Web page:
National Geographic : 1996 Jun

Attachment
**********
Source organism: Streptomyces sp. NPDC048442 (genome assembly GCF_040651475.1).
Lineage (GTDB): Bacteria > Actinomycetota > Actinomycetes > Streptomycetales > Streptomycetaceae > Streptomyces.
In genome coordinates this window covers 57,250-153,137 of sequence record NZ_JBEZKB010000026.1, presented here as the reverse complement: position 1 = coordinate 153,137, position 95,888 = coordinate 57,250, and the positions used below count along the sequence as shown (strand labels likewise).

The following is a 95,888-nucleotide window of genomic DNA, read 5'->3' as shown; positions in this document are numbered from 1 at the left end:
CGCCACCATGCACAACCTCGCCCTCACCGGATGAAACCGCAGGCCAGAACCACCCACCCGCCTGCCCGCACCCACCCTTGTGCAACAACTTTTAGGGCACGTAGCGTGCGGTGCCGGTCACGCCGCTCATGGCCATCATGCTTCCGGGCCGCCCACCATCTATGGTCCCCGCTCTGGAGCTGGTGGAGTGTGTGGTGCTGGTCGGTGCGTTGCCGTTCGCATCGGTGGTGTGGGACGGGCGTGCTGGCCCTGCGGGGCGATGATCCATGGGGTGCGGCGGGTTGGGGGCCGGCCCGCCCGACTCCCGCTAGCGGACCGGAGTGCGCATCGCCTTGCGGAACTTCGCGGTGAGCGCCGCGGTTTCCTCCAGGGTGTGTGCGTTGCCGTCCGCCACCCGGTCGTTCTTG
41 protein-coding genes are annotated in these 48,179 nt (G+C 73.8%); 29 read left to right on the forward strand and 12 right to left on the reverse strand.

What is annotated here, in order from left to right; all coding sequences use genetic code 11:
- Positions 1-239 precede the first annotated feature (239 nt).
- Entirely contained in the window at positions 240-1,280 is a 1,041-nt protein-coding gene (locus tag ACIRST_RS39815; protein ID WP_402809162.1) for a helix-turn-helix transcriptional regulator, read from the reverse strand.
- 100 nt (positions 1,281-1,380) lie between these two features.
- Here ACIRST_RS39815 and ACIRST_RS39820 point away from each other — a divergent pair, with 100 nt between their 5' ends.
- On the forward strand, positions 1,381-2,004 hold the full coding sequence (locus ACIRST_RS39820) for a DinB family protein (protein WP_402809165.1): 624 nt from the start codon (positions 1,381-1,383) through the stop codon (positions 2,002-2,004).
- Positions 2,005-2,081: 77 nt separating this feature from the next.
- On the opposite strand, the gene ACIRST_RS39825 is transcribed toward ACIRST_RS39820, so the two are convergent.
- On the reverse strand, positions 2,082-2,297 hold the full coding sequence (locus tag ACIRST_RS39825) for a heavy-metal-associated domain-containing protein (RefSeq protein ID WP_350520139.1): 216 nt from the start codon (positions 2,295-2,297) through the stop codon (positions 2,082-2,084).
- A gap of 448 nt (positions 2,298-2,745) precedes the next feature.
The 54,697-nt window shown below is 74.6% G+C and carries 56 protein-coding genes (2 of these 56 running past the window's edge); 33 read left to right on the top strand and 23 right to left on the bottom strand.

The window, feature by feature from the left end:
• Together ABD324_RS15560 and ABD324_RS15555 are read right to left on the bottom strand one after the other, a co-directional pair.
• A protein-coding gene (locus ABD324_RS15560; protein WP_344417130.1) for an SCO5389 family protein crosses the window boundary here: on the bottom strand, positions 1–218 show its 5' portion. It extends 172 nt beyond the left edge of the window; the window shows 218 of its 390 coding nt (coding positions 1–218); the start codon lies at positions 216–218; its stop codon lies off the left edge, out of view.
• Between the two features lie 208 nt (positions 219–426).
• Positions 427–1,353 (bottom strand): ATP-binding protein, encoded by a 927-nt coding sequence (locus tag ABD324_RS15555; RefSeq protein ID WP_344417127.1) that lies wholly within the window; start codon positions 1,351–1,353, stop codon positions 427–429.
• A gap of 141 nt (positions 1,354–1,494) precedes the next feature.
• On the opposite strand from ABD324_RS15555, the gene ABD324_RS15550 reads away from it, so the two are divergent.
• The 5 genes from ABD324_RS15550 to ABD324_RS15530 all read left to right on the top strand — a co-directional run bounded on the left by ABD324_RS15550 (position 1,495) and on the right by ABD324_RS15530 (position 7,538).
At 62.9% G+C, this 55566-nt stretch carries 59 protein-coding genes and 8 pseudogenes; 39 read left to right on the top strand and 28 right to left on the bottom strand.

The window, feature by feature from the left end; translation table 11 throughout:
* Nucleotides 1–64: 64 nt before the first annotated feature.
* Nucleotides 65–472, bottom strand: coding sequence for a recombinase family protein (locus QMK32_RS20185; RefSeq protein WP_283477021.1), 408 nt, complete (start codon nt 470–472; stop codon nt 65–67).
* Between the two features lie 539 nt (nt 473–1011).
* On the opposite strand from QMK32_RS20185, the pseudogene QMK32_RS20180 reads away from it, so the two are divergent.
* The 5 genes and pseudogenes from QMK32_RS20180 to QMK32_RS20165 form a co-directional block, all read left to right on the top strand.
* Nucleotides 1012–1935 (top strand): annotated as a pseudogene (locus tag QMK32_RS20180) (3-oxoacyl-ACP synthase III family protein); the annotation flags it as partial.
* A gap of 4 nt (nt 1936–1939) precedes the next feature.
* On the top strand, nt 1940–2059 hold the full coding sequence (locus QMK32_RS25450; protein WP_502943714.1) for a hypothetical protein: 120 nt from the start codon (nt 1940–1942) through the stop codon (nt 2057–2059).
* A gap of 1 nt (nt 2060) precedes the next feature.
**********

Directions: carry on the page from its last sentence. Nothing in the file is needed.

NATIONAL GEOGRAPHIC OnAssignment * SALTWATER CROCODILES U CAPE YORK PENINSULA Snapping Back Tow for Two at Crncnrdilps "I LOOKED AT THINGS only a vet erinary dentist ought to," recalls contract photographer DAVID DOUBILET of shooting saltwater crocodiles in Australia. "My first instinct, upon seeing those dinosaur teeth, was to flinch." Overcoming that urge in Airlie Beach, Queensland, Dave (above, at right) captures croc handler Rob Bredl-as Rob's 13-foot ward captures lunch. "To get some of the shots I wanted, I had to get so close that, for a time, the camera was sitting where the croc's food should have been. At the last possible minute, I'd yank the camera out of there. I guess that's the real meaning of 'bait and switch,' " Dave says. This story marks Dave's 41st GEOGRAPHIC assignment since 1972. He and his wife, Anne, live in New York City with their 12-year-old daughter, Emily. SHE WAS SO NEW to camping that Miami Beach native CATHY NEW MAN was offered lessons in lacing her hiking boots by her Australian guide, but the senior writer is a veteran of three collaborations with staff photographer SAM ABELL, at right. "He has a poetic sensibil ity," she says, "and such a wonderful sense of humor. That really comes in handy in the middle of nowhere, when your truck is hope lessly stuck in the mud and your fourth tow chain has just snapped." KERRY TRAPNELL NATIONALGEOGRAPHIC (ISSN0027-9358) IS PUBLISHEDMONTHLYBYTHENATIONALGEOGRAPHIC SOCIETY,1145 17THST.N.W.,WASHINGTON, D.C.20036-4688. $25.00 A YEAR,$3.00 ACOPY. SECOND-CLASS POSTAGEPAIDATWASHINGTON, D.C.,ANDELSEWHERE. POSTMASTER: SENDADDRESSCHANGESTONATIONALGEOGRAPHIC, P.O.BOX2174, WASHINGTON, D.C.20013.